NJ Coalition Against War on Iraq



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Dear Folks,
The Star Ledger printed this piece on Friday, February 7th. Since that time, I've received several responses from people who disagree vehemently with me. To date, I haven't seen any letters published in response to this op-ed piece. However, they are bound to come. If you are so moved, please send a letter to the editor of the Star Ledger (at ) in support of the opinions expressed here. Letters can contain a maximum of 200 words. Many thanks!
Administration can't justify the cost of war
By Madelyn Hoffman
The Pentagon reports that should we invade Iraq, it plans to unleash twice the number of missiles on Baghdad in the first 48 hours (an operation dubbed "Shock and Awe") than were used during the entire Gulf War in 1991. This bombardment would leave a devastated and demolished Baghdad. Thousands of civilian lives would be in jeopardy, if not lost.
The administration cannot justify this. Nothing Colin Powell said at the United Nations or any place else can explain how such destruction makes the world any safer or solves any international problem. The nation must think twice about the consequences of such an action and not simply accept the increasingly strident calls for war.
If the issue is weapons of mass destruction, the answer is disarmament, not attack. The CIA admits that if Saddam Hussein does possess weapons of mass destruction, he will use them if he is backed into a corner, with nothing to lose, Iraqi civilians and U.S. troops will be the first to witness this.
President Bush stated a willingness to use nuclear weapons against Iraq -- a dangerous and provocative move and one that blurs the line betwen nuclear and conventional weapons. Undoubtedly, disarmament is essential not only for Iraq but for the entire Middle East and the world. Rather than execute a foreign policy that provokes development and use of nuclear weapons, the United States must lead the way to eventually eliminating such weapons.
As for the issue of regime change, we have to look very carefully at the long-term ramifications of our foreign policy. Pre-emptive strikes to achieve that goal or any other are violations of international law. We would set a precedent allowing any other country in the world to declare war against another on a suspicion that it is ready to attack. Do we really want to do that?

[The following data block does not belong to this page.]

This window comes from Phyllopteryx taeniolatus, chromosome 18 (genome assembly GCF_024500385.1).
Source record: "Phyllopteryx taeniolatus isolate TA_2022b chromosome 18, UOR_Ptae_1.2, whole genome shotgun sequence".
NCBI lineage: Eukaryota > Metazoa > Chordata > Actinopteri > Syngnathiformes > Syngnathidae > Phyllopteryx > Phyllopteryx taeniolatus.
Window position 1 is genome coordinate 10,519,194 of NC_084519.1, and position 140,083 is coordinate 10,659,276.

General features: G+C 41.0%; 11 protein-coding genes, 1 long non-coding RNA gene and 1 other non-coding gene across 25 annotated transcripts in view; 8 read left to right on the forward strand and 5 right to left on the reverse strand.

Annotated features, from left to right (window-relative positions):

North Korea admits to having nuclear weapons, but we are using diplomacy to deal with this case. The good news is that it seems to be working. Could it be that war is not an option because North Korea has no oil?
In addition to the tremendous human costs, it is estimated that the expense of fighting a war would be $9 billion a month. The total cost could range from $200 billion to $1 trillion -- particularly if the United States creates a provisional government in Iraq to establish control over that country's oil fields. So, while the military would be wreaking havoc on Baghdad, the money drain would be devastating at home.
More than 60 cities throughout the United States have recognized this problem and passed resolutions opposing war on Iraq on economic and humanitarian grounds. Jersey City was the first New Jersey town to pass a resolution, with Newark not far behind. Now Bloomfield, Fort Lee, Hamilton, Lawrenceville, Maplewood, Montclair, Paterson and Teaneck are considering doing the same. (Since the time this was published, Paterson did pass an anti-war resolution!!)
Bush's foreign policy, one based on the domination of the world's resources and continued use of nuclear weapons, is no foreign policy at all. It leaves the country vulnerable to anger and resentment throughout the world. America's power could crumble from overextending its reach.
Amid all the talk of war has been just a brief mention of energy efficiency and conservation and the desirability of reducing our dependence on oil, either foreign or domestic. Wouldn't rapid development of an alternative fuel give us a cleaner and less expensive energy source?
The anti-war movement incorporates all these ideas. Bush's State of the Union address and Powell's presentation to the U.N. remind us how important our work is.
Madelyn Hoffman is director of NJ Peace Action, one of 35 groups involved in the New Jersey Coalition Against War in Iraq. She can be reached at .